Slights ★ ★ ★
by Kaaron Warren
First of all, can I just say how much I love this cover? A bunch of new paperbacks arrived at work a few months ago, and this immediately caught my eye for its supreme creepiness. For some reason it reminded me of that movie Jacob’s Ladder, but I digress.
Summary: After an accident in which her mother dies, Stevie has a near-death experience, and finds herself in a room full of people – everyone she’s ever annoyed. They clutch at her, scratch and tear at her. But she finds herself drawn back to this place, again and again, determined to unlock its secrets. Which means she has to die, again and again. And Stevie starts to wonder whether other people see the same room… when they die.
This is an exceptionally well-written book, with an original premise that’s solidly executed, but I could only give it three stars because it is such a dark, depressing, claustrophobic read that never lets up. Ordinarily that’s an amazing thing, but this time the darkness was too much, the unrelenting nature of this story falling in the vicinity of soul-numbingly exhausting. I need some light! some redemption!
I will say this: Stevie is a villain like no other I’ve read in a very long time. Getting inside her head is akin to cracking open a log on the forest floor and having all sorts of creepy crawlies come pouring out — beetles, centipedes, maggots, you name it. Horrible right? I wanted to feel sorry for her, find some reason for empathy, but she is just so completely rotten to her core that you can’t. I’m telling you, you can’t! I dare you to read this book and tell me you felt sorry for her in any way. Just when I felt myself starting to, my burgeoning empathy was squashed by a cruel or selfish word, thought or deed. It is quite an interesting portrait of evil, and Warren’s thesis seems to be that evil is born, not made, at least in Stevie’s case.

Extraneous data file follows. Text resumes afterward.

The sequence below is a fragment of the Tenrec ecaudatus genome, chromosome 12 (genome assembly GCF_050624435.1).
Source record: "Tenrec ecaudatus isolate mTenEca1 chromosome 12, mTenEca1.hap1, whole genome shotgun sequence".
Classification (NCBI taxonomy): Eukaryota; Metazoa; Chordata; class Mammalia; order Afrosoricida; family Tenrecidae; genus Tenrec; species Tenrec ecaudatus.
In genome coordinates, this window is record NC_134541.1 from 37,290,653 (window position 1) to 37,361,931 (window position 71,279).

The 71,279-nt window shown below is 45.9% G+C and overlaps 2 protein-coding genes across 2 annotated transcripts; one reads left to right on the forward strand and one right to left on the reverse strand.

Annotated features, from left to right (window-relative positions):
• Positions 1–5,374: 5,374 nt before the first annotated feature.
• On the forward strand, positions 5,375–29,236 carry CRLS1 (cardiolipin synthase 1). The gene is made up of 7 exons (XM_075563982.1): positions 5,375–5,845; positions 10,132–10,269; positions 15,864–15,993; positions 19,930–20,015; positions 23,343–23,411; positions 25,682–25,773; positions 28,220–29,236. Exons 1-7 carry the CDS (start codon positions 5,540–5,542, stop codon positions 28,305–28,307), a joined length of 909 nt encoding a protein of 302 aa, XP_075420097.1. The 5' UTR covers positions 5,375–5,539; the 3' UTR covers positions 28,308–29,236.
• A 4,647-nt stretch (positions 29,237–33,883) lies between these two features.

And it’s not just Stevie: no one is likable in this book. There is no one to root for and I hate that kind of post-modern existential reading experience. I need a hero, or at least an anti-hero, someone with one redeeming quality to hang my hat on. But everyone is horrible. Maybe it’s because they’re seen through Stevie’s eyes, but it doesn’t matter because the end result is the same.
The first half of the novel reads like a coming-of-age story with lots of jagged edges. It’s a slow build, and the real meat of the novel doesn’t come until 2/3 of the way through. Stevie’s reminisces are painful, ugly and awfully uncomfortable to read because Warren’s language is graphic, brutalizing, and scalpel sharp.
Through numerous near death experiences, Stevie manages to uncover the power of slights, the small insults we inflict in our day to day lives that leave others feeling miffed, pissed or otherwise “slighted”. These recipients of our slights are awaiting us when we die, ready to slice, dice, and carve to get their revenge. Interesting, ghoulish premise. That means you can be a really good person, do no real harm, but still have “slighted” people and have the Inquisition waiting for you when you die. Because let’s face it: it’s only easy to slight someone. Most of the time we don’t even mean to, it was never our intention, but that person is having a bad day and feeling hyper-sensitive.
This is a richly textured novel, quite literary, but also ruthless in its barbarity. This book will shock you and make you squirm, of that I am certain. Rating: ★★★